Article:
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Beijing to Offer Precision Air Quality Forecast for Olympic Venues

A new forecasting system is now able to tell the air quality at each Olympic venue 72 hours in advance, Beijing's environmental authority and developers of the system said.

"In our forecast, we divide the city into one-square-kilometer grids which include Olympic venues," said Wang Zifa, a research fellow at the institute of atmospheric physics, Chinese Academy of Sciences, developer of the system.

The now operational computer system can assess how after being emitted from a source, pollutants flow in the air, undergo what kind of physical change and chemical reaction, generate what kind of secondary pollutant and its density, according to Wang.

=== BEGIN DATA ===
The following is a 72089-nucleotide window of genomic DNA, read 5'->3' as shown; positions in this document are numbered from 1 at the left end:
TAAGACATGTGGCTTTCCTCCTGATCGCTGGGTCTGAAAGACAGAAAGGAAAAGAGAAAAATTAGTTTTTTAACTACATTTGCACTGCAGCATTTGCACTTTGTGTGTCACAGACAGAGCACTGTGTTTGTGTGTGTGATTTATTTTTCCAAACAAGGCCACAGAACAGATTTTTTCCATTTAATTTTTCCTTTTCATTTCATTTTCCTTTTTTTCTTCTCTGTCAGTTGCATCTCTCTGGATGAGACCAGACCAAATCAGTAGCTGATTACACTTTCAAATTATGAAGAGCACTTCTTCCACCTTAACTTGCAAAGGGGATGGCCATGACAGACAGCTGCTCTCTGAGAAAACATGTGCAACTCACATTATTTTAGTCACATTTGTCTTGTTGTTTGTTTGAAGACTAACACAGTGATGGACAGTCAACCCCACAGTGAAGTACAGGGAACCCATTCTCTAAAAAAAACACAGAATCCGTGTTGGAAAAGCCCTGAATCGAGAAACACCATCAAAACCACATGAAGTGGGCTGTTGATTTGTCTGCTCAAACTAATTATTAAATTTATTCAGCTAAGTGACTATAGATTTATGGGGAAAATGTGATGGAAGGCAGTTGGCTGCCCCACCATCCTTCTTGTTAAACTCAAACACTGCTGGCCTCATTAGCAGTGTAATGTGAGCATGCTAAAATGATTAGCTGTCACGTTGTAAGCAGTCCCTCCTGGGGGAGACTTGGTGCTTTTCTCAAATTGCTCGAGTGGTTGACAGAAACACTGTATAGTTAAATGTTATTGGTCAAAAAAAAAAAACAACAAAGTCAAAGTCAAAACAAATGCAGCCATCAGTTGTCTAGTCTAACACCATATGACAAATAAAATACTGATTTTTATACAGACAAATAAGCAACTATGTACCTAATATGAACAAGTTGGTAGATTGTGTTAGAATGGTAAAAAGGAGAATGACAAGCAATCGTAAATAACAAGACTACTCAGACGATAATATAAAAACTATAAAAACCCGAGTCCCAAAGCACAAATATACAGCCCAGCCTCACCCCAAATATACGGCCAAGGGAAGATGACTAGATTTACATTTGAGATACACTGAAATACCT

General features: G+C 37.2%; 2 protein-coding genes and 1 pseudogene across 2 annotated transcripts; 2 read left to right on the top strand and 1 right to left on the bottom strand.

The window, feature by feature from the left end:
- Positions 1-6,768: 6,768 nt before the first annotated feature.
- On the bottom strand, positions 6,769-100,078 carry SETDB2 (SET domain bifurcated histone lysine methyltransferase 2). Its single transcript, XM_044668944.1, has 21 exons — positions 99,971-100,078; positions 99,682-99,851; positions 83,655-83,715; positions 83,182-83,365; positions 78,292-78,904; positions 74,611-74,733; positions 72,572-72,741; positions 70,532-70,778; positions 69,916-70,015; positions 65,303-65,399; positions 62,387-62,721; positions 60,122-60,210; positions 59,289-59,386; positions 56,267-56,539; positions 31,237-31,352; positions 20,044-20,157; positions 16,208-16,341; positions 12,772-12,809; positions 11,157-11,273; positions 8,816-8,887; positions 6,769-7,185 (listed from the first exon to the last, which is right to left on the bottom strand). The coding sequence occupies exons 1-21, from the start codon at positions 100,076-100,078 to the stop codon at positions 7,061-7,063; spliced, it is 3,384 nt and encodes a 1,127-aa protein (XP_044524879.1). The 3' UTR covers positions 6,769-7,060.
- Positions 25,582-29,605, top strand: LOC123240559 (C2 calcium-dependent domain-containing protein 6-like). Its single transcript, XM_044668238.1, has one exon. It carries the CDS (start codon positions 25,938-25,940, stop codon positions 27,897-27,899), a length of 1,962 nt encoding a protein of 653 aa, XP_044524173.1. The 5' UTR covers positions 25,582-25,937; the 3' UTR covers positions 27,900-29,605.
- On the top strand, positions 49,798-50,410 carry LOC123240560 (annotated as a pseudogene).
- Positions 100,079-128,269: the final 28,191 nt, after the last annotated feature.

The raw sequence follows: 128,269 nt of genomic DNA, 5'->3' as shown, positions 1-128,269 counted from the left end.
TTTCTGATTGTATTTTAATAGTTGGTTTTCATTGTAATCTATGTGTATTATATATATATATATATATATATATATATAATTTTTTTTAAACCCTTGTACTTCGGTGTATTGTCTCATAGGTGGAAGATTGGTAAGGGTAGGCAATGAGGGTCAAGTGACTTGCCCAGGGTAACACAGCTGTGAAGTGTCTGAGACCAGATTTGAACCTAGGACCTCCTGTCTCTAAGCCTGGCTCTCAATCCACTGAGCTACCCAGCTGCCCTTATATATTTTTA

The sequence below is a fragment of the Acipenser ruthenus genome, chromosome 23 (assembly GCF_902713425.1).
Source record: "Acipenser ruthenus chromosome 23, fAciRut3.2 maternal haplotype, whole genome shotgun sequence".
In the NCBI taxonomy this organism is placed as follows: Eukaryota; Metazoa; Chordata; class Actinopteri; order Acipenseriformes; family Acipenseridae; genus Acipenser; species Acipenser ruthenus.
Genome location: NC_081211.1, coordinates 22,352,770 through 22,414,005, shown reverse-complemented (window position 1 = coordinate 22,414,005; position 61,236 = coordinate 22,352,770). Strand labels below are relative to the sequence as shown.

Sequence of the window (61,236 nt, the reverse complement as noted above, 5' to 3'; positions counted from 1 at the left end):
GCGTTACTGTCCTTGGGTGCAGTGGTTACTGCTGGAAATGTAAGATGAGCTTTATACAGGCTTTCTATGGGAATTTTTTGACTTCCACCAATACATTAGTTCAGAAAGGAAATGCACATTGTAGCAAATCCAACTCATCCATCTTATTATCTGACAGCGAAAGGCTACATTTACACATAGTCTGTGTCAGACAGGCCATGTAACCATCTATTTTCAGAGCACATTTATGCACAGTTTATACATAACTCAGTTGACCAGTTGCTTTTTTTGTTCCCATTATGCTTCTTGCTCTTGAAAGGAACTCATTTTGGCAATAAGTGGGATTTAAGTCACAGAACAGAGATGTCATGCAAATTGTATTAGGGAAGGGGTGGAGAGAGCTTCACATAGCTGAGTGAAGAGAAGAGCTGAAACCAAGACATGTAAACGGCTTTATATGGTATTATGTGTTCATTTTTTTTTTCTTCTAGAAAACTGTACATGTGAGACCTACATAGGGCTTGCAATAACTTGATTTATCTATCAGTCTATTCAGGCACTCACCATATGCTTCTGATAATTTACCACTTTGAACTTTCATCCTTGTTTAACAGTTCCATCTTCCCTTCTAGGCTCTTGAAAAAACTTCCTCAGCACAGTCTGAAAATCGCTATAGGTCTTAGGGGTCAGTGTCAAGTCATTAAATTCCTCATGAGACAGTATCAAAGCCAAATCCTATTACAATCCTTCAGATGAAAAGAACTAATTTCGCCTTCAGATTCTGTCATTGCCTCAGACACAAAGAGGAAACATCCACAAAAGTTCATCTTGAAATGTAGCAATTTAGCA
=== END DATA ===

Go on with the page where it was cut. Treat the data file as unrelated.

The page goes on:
"Our multiple technological means can monitor Beijing's neighbors such as Hebei and Tianjin, and analyze the forming of pollutants in the areas so as to make the forecast more precise."

Wang said the development of the comprehensive forecasting system originated in the United States and the European Union.

The forecasts will enable environmental protection authorities to have enough time to take emergency measures in case of extreme weather conditions, such as continuous days of little wind that are unfavorable for the dispersing of pollutants.

Beijing has spent more than 120 billion yuan (US$17.3 billion) to contain air pollution since 1998. The city has expanded public transport, tested a temporary traffic ban that is to be adopted during the Games and relocated polluting factories.

The surrounding areas -- Tianjin, Hebei, Shanxi and Shandong and Inner Mongolia -- are lending a hand to the capital to help achieve anti-pollution goals. They have taken such measures as the closure of major polluters, removal of outmoded taxi cabs and treatment of gas stations to let them capture emitted harmful chemicals.

(Xinhua News Agency June 14, 2008)

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